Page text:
Old Kitty said...

Hi

Oh I'm still getting there I think! I still devour all the writer-ly blogs and writer-ly advice and am immersing myself in my open uni writing course and doing all the assignments and reading all the how-to books! I still feel I've so much to learn and to absorb! I hope to one day join you and be able to say that "today, I shall wear my Big Girl Pants" and "write a better book". Well in my case, a little story that finds a good home would do nicely!

Good luck with wearing the Big Girl Pants - I'm sure you will fill it and then some with a bestseller in the top 10!

Take care
x

Nicola Morgan said...

So very very very true. I'm glad you still buy the books though, because I'm writing one (!), and its underlying theme is how to write the right / better book. Yep, you can know, adapt and follow / break all the submission rules you want - it still boils down to the writing and the idea / concept / hook.

I do believe that knowledge of how publishers and agents think is one of the keys, but this door has more than one key, and you have to unlock them all. The big mortice key is the actual writing.

Linda said...

Hi

What a brilliant blog.

I devour copies of Writing Magazines and like you the advice is beginning to get familiar.

Sometimes I find myself with a reading pile so big that I don't actually have time to write.

So yes I'll join you, not in your big girl's pants, but in my own.

Thanks so much for the push.

Linda

Roderic Vincent said...

Great post, Caroline. I strongly relate to the place you've reached. Been there, read that. But the pressure of coming up with the idea for a better book is flattening. Can you let me know where to buy the Big Girl pants? I need to find a pair (it's not just the wimmin that lack confidence).

CarolineG said...

I'm sorry, I'm not prepared to share or disclose the provenance of my BGPs ;)

Thanks so much for all these comments. I'm really glad it isn;t just me who has felt this way. And don;t worry Nicola, I'm far too addicted to these books to stop buying them anyway!

Gillian McDade said...

I've never done any kind of writing course (does a degree in literature count?) and am fascinated by what they can offer. I'd be interested in knowing what skills and techniques/tips people have learned by going on courses that they wouldn't have known otherwise.

Geraldine Ryan said...

Great post, Caroline. I've had a couple of really inspirational teachers and some not so and I've done my share of courses too. But I agree very much with the slimming analogy. After so many tries at it we all know what we should be doing in our heads but actually incorporating it into our lives involves so many other things - a change in attitude and habits, will power, a goal, knowing what works for us and what doesn't even if it does for others. Plus the comfort that if you don't actually start that you can't actually fail.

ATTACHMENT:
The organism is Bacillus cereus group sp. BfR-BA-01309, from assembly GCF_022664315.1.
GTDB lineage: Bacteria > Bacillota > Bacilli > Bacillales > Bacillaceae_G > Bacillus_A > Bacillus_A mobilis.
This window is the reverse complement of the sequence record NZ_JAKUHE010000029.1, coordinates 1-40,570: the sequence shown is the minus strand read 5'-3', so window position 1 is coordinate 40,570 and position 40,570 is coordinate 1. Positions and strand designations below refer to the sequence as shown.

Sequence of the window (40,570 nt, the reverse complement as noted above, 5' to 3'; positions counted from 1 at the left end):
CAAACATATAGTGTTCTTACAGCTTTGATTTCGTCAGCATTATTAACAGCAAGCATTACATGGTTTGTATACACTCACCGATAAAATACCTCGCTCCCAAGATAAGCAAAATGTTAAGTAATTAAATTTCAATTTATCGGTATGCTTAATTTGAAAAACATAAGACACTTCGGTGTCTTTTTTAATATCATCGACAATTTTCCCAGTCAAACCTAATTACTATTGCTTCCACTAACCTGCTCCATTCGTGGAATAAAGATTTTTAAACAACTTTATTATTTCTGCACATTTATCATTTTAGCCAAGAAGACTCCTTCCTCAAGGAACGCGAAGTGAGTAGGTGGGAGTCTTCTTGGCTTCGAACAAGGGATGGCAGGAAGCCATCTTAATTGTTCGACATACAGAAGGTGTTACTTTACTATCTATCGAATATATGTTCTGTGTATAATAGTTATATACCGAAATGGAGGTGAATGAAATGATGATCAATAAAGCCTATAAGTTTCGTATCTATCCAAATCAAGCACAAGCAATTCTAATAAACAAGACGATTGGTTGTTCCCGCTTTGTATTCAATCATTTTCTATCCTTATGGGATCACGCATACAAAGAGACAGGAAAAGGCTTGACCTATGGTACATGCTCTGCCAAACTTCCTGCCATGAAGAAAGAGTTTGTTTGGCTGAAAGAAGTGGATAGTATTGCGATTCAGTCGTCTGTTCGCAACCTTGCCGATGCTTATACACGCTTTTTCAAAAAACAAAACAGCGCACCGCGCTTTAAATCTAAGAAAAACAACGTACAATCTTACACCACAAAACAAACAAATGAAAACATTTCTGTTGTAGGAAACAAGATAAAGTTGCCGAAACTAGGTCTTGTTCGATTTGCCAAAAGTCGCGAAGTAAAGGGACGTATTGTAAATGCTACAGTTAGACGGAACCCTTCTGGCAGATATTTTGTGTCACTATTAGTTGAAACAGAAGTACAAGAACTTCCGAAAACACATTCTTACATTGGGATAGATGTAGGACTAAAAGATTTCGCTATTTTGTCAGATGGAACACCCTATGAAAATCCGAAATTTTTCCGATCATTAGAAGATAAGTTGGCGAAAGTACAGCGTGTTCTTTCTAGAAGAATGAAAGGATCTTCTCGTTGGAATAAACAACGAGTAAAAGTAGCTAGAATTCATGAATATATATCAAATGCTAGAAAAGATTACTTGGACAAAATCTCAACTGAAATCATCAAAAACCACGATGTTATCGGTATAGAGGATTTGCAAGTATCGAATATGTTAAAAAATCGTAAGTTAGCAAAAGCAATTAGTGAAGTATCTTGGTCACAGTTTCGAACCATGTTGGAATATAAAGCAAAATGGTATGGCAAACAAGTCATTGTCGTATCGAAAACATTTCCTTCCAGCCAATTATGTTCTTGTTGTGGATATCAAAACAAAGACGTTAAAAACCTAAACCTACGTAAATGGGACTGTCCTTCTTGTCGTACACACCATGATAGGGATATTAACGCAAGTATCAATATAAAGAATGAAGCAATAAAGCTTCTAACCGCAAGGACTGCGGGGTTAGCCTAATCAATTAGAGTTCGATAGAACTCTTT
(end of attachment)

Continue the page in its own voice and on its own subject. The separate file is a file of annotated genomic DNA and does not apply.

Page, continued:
Ann said...

I am in the process. I am reading all the how to books I can lay my hands on. Taking an online writing course, signed up for a summer weekend workshop. Wishing I could do more. I would love to be at the place where I felt I had absorbed all the information and only needed to write a better book. Just to write a book would be a major accomplishment for me, at the minute.

CarolineG said...

Ann.. isn't all it's cracked up to be, feeling that way, honestly!

Thanks again for comments, everyone.

Emma Darwin said...

I think one way to look at it is that there comes a point when general stuff - basic guidelines and tools - is no longer what you need, and that's chiefly what a course can provide. You can be doing all those things right and the writing still not be coming together.

Most courses are built round some sort of feedback, but it's more about illustrating and practising things, than about direct input into your work. As you get better, the problems with your work and the solutions get steadily more individual, and classes and books get less useful.

That's the point at which the way to learn is through knowledgeable feedback - writer's circle, MS swap with a trusted reader friend, editorial report, whatever. You can know all about showing and telling, for example, and still not spot that the reason a scene is flat is because you're doing the wrong one for the moment.

Lydia said...

I've never done a writing course either except right at the very begining I did do part of a correspondance course that taught the basics (put your name on each page, double space etc etc). In a way it's a bit like learning to drive: the point comes when you know you have to depress clutch, move gear stick, look in mirror etc. You know it in your head, you just can't put it all together in practice. With driving one day it just all clicks and then you get better with practise. I'm hoping it's the same with writing. I'm doing lots of practise, can't say it's clicked yet but I'm still hoping!
www.lydiajones.co.uk/blog

CarolineG said...

I really like the driving analogy...I can remember wailing, aged 18, 'But how does anyone ever just do it without thinking about it all!' at my driving instructor [my dad]. That's exactly how it feels and I love the idea that it will click into place...

Kirsty said...

Great post, Caroline. I'm awaiting your author website! xKirsty